Family histories say Northern Cherokee typically aren’t associated with Kansas.

In a just-released book on the Northern Cherokee Nation of the Old Louisiana Territory, a chapter recounts this American Indian tribe’s history in Kansas with stories from over 100 Cherokee families.

For some people, that account may come as a surprise, as the Northern Cherokee typically aren’t associated with the Sunflower State.

Records and family histories speak otherwise.

The Northern Cherokee Nation has been in Kansas since at least the early 1800s, said Mike Ballard, of Topeka, one of the tribe’s elders.

The tribe was particularly active in the southeast section of the state, in such counties as Cherokee, Crawford and Bourbon.

Today, there are some 160 Northern Cherokee living in Kansas, out of 8,000 nationwide.

On Monday, Ballard and Doug Ashcraft, an assistant tribal representative, presented the book “We Are Not Yet Conquered,” by Beverly Baker Northup, to the Kansas History Center’s library.

Ballard said he hoped the book would prove useful to those doing historical research at the library.

“We’re trying to make our presence known,” said Ballard. “We want to let people know that we’re here.”

Margaret Knecht, head of the library section for the Kansas State Historical Society, said the book was a welcome addition.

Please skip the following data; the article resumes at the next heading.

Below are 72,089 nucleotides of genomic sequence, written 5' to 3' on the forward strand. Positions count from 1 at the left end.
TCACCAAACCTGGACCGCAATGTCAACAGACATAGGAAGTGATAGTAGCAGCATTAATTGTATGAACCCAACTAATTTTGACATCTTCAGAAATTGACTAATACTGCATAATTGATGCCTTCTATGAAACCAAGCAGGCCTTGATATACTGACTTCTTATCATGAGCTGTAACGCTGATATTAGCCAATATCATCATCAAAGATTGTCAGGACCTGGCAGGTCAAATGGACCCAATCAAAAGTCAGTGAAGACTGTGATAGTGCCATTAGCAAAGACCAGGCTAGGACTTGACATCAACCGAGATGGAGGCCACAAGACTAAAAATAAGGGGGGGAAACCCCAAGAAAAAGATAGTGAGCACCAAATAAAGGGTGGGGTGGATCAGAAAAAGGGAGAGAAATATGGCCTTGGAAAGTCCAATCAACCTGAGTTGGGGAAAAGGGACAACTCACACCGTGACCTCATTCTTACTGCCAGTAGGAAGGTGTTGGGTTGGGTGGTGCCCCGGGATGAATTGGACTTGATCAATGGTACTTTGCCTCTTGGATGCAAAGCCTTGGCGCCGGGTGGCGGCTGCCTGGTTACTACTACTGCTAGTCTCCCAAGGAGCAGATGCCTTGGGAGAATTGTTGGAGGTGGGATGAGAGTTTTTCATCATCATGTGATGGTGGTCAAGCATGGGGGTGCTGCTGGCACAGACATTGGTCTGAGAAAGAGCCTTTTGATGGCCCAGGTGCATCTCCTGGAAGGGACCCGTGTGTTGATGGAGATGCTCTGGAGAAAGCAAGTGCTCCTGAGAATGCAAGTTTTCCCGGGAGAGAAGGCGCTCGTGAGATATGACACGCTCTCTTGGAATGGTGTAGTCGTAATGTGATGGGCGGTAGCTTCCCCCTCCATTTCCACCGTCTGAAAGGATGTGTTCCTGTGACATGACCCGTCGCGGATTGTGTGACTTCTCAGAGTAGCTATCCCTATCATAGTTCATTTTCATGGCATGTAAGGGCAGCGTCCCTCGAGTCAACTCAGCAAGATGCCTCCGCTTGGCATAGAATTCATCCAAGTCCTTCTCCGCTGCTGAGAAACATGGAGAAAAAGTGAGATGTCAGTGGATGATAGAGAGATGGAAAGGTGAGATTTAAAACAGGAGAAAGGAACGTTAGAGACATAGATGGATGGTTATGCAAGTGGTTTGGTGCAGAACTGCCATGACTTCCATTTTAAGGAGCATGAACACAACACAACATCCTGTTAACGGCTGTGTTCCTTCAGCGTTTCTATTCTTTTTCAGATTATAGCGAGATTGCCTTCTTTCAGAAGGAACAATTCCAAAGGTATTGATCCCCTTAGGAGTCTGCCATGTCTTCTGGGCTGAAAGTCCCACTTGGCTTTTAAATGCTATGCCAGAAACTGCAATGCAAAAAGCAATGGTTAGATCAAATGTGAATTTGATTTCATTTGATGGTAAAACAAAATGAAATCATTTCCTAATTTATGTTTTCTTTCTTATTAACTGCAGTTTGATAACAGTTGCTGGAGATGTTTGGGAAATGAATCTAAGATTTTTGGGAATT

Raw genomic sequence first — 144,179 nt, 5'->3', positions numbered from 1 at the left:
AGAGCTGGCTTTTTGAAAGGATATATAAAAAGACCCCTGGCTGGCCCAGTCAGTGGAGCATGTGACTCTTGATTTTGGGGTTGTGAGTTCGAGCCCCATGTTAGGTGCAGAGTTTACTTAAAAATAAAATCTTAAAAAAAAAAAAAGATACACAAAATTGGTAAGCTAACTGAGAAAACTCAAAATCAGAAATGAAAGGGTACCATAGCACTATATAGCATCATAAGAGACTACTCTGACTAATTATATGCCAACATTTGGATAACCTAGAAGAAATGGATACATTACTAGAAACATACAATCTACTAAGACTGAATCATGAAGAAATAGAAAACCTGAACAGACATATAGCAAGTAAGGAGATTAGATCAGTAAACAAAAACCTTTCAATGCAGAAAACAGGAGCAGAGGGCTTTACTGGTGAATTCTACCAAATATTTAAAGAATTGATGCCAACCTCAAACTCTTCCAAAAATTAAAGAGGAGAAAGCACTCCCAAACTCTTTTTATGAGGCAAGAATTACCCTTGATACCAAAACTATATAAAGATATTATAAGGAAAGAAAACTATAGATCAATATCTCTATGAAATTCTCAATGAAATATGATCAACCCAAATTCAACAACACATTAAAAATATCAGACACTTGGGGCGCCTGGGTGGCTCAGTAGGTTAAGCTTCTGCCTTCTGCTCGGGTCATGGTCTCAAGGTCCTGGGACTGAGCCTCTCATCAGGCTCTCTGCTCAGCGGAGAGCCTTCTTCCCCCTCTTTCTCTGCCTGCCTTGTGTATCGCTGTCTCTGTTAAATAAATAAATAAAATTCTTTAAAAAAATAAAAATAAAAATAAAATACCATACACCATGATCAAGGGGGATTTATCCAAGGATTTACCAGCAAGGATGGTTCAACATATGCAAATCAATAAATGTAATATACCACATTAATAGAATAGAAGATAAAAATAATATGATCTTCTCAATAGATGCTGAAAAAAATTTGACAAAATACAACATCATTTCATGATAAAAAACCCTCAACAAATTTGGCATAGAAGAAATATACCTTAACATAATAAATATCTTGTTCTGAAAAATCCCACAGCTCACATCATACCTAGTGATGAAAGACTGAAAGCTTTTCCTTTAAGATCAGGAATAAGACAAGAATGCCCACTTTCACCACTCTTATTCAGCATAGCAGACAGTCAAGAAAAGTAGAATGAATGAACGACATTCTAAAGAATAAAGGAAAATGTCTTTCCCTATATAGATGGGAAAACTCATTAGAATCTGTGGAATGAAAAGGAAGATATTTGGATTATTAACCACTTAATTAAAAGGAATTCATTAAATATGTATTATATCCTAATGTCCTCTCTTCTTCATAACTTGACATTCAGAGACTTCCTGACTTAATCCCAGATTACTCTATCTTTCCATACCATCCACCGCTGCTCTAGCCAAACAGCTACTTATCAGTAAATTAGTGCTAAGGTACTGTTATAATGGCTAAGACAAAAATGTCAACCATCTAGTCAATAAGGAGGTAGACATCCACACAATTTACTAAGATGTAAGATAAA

“We’re always pleased to receive histories related to Kansas,” she said. “And we’re very dependent on donations.”

Stories of 100 families included

The Northern Cherokee Nation has state recognition in Missouri and Arkansas, but not in Kansas.

For her book, author Northup spent more than 15 years writing and researching the book, and much attention was given to the smallest details, including the stories of 100 families that are included.

Perhaps most importantly, the book chronicles the movements of the Cherokee Nation, which originated in the Southeast section of the United States.

By the early 1800s, many Cherokee Indians were forced to move to other areas of the country, and divisions occurred within their ranks, leading to different tribes forming.

Many Cherokee families ended up in Arkansas, Oklahoma and Missouri.

During the Civil War, some Cherokee Indians fought for the South, while others sided with the North. Those who didn’t want to fight for the South were given a safe haven in the “neutral lands” of southeast Kansas.

Doug Ashcraft, assistant representative of the Awiakta district of the Northern Cherokee Nation of the Old Louisiana Territory, held a copy of the book “We Are Not Yet Conquered.”This book tells our tribal history,” Ashcraft said. “We’re very proud of it.”